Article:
Heart failure
Health Topics

Heart failure: It’s not what you think


January 31, 2019

Heart failure is more prevalent in the South. Here’s what you need to know.

Those stubborn pounds you’ve been meaning to lose. Those daily walks you’ve been meaning to start taking. Oh yeah, and a checkup — yes, that’s on the to-do list, too.

This isn’t a guilt list. We all get busy and just, well, don’t do the good we ought to do.

About 900,000 people are diagnosed with heart failure each year in the United States. Nationally, about 6 million people are living with it.

What is heart failure?

“Heart failure is an epidemic,” said Vanderbilt Heart’s Kelly Schlendorf, M.D., MHS, medical director of the adult heart transplant program. “It affects people of all backgrounds across the U.S., and it’s often under-recognized and poorly understood, even by individuals who carry the diagnosis.

“To some, ‘heart failure’ implies that the heart has stopped beating. But this definition isn’t accurate.”

Instead, it refers to a condition in which a person’s heart muscle is weakened, unable to pump blood to the body in the way that it should, resulting in symptoms like shortness of breath, fatigue and fluid buildup in the legs and feet.

It’s a chronic disease and must be treated with medications, diet and lifestyle changes for the rest of a patient’s life. The Heart Failure Society of America states that about 10% to 20% of patients with severe or advanced heart failure survive for one year.

Risk factors

Common risk factors include coronary artery disease, high blood pressure, diabetes and obesity. At least half of people diagnosed have one or more of these risk factors, Schlendorf said.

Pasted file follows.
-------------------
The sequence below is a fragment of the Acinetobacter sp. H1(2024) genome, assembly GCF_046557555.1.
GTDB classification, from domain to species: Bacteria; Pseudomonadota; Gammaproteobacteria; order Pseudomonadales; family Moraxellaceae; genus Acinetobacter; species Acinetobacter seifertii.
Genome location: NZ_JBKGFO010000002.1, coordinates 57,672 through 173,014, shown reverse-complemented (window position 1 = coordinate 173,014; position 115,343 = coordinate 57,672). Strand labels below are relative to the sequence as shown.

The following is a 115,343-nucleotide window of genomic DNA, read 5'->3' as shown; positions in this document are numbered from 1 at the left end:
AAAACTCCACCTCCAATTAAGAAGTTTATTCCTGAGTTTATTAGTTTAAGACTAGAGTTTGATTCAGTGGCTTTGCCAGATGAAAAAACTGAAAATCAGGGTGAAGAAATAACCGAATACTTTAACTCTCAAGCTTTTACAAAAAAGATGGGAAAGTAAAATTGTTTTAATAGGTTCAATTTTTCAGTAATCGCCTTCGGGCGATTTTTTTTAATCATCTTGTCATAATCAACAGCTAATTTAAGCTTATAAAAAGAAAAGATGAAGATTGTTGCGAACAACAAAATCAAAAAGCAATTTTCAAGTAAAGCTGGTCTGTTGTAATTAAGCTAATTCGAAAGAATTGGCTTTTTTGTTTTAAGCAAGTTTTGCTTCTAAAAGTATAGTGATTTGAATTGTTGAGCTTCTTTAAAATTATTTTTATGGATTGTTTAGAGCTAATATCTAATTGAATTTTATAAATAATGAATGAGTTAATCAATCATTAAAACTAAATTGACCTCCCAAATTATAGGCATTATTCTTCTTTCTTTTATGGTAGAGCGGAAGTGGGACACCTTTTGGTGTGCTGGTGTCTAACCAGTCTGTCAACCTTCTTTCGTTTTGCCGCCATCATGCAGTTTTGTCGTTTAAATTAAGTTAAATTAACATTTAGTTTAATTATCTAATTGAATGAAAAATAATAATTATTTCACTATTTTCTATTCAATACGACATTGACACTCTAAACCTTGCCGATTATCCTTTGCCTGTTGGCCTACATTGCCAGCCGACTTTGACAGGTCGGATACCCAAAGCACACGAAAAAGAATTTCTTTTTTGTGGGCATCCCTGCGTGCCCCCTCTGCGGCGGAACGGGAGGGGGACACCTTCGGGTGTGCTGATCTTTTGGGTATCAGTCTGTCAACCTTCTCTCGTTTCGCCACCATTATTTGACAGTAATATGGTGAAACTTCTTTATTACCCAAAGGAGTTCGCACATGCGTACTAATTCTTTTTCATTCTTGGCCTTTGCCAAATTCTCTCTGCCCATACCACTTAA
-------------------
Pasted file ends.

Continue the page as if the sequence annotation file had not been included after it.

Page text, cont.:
“It’s important for patients to recognize what the risk factors are,” Schlendorf said. “A person with high blood pressure may feel just fine, and choose not to take his or her blood pressure medications. However, uncontrolled blood pressure over many years can ultimately lead to heart failure.”

For other patients with the diagnosis, causes may include things like genetics, viral infections, excessive alcohol use and certain chemotherapies. For many patients, the cause is not known.

Heart failure prevalence is higher in the 65-and-older population.

“But old age is not synonymous with heart failure,” Schlendorf said.

That healthy lifestyle we all know we should adopt – with heart-healthy food, exercise, weight control, not smoking – isn’t just so we can feel good now. It’s our future.

Tips for reducing your chances of developing heart failure? “It’s nothing special or complicated,” she advised. “Lead a healthy lifestyle. See your doctor. Work to control your diabetes or high blood pressure. Stay active.”

Salt and heart failure

“Plenty of data suggests that higher sodium intake is associated with higher blood pressure,” she said. “Especially for patients who already have high blood pressure, limiting salt in the diet is important in helping to reduce one’s chances of developing heart failure.”

For patients who already carry a diagnosis, however, the impact of a sodium-restricted diet is less clear.

Schlendorf treats patients in advanced stages of heart failure. “I rarely tell my patients to avoid all salt,” she said. “Rather, just be mindful of salt intake. Avoid fried foods, canned vegetables and pickle juice. You’d be surprised how many people admit to drinking pickle juice.”

The Vanderbilt Heart and Vascular Institute‘s team treats all types of cardiovascular diseases and conditions, from the common to the complex. Our team is consistently recognized by U.S. News & World Report among the best heart hospitals in the nation and the best in Tennessee. Our wide range of services are offered in convenient locations throughout the region.

Learn more

Kelly Schlendorf, M.D, M.H.S., is an assistant professor and the medical director of the Heart Transplant Program at Vanderbilt University Medical Center. It is the top heart transplant program in the Southeast region for volume and combined adult and pediatric procedures.